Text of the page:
Victoria S Szczechowski



Download Project (195 KB)


My thesis project seeks to answer the question: Does the level of nationalist sentiment expressed by citizens of a country affect the restrictiveness of the country’s international adoption policy and the number of children adopted out? Current literature has examined the influence of the level of nationalism expressed in a country on adoptive parents in choosing from which country to adopt; however, no study has examined the link between nationalism and country-specific intercountry adoption policy. The variable of nationalist sentiment warrants study, for the Hague Convention posits that intercountry adoption is a valid option only if “a suitable family cannot be found in his or her [the adoptable child’s] State of origin” in order to preserve the child’s nationality of birth (Varnis, 2001: 42). This statement implies that domestic adoption is considered to be in the better interest of the child versus intercountry adoption. In addition to the fact that “nationalists might subscribe to the view that children ‘belong’ to their countries of birth and are better off growing up there (Leblang et al, 2015),” countries may be reluctant to act as sending countries in intercountry adoption because adopting out their children indicates an inability of the country to care for its children and thus “injures its national pride (Varnis, 2001).” Although current literature somewhat addresses nationalist sentiment in terms of its affect on intercountry adoption, no study has empirically examined the potential link between nationalist sentiment and actual adoption policy restrictiveness; therefore, my project analyzes this potential link.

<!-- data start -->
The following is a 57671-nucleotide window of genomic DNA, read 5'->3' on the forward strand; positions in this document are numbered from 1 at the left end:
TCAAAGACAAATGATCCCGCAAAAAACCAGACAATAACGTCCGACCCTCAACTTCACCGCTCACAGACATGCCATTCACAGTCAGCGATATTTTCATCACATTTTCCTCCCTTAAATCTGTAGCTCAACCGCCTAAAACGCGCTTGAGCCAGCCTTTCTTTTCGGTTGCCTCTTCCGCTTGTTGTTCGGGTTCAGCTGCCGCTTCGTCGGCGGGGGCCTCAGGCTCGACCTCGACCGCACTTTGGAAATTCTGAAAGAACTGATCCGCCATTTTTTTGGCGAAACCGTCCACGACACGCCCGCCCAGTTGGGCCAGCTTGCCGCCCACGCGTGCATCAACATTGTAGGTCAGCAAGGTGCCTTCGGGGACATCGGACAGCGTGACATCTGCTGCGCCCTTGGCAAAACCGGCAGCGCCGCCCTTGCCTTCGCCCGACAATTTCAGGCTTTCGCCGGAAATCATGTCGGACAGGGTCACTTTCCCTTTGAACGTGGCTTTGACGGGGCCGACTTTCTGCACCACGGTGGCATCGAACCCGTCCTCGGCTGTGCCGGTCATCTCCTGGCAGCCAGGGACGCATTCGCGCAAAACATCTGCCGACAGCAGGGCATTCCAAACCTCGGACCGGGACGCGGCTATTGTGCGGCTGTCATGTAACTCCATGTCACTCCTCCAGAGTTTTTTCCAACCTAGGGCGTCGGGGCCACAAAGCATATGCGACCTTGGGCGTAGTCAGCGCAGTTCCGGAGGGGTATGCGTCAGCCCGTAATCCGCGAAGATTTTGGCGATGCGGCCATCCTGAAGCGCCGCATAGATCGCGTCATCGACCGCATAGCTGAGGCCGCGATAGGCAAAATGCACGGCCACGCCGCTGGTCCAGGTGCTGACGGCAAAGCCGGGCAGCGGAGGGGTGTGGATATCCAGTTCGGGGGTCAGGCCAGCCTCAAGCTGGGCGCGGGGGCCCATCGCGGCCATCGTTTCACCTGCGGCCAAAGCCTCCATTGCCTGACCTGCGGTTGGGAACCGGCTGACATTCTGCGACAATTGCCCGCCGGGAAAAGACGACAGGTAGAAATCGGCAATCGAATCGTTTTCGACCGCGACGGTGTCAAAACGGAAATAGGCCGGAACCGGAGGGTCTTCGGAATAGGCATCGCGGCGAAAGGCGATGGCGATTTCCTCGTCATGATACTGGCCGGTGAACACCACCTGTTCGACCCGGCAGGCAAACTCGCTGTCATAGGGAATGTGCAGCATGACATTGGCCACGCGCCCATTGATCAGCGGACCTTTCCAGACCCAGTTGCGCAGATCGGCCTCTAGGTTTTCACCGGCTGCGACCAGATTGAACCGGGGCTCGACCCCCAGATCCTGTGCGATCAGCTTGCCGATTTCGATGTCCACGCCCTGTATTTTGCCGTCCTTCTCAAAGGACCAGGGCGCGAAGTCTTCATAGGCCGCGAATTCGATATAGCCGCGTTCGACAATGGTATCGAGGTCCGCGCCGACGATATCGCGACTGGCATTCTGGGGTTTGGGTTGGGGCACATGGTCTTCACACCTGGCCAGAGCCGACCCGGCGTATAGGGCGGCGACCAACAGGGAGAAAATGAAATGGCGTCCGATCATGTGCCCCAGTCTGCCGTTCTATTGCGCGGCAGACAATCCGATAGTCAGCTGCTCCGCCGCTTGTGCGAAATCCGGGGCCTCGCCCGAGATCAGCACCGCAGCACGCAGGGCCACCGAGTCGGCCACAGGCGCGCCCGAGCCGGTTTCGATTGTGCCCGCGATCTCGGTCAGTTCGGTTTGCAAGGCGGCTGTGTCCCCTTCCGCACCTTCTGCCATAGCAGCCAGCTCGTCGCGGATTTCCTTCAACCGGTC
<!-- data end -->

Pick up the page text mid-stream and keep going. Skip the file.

Publication Date


Project Designation

Honors Thesis - Undergraduate

Primary Advisor

Nancy A. Miller

Primary Advisor's Department

Political Science


Stander Symposium project

An Analysis of International Adoption in Relation to Nationalist Sentiment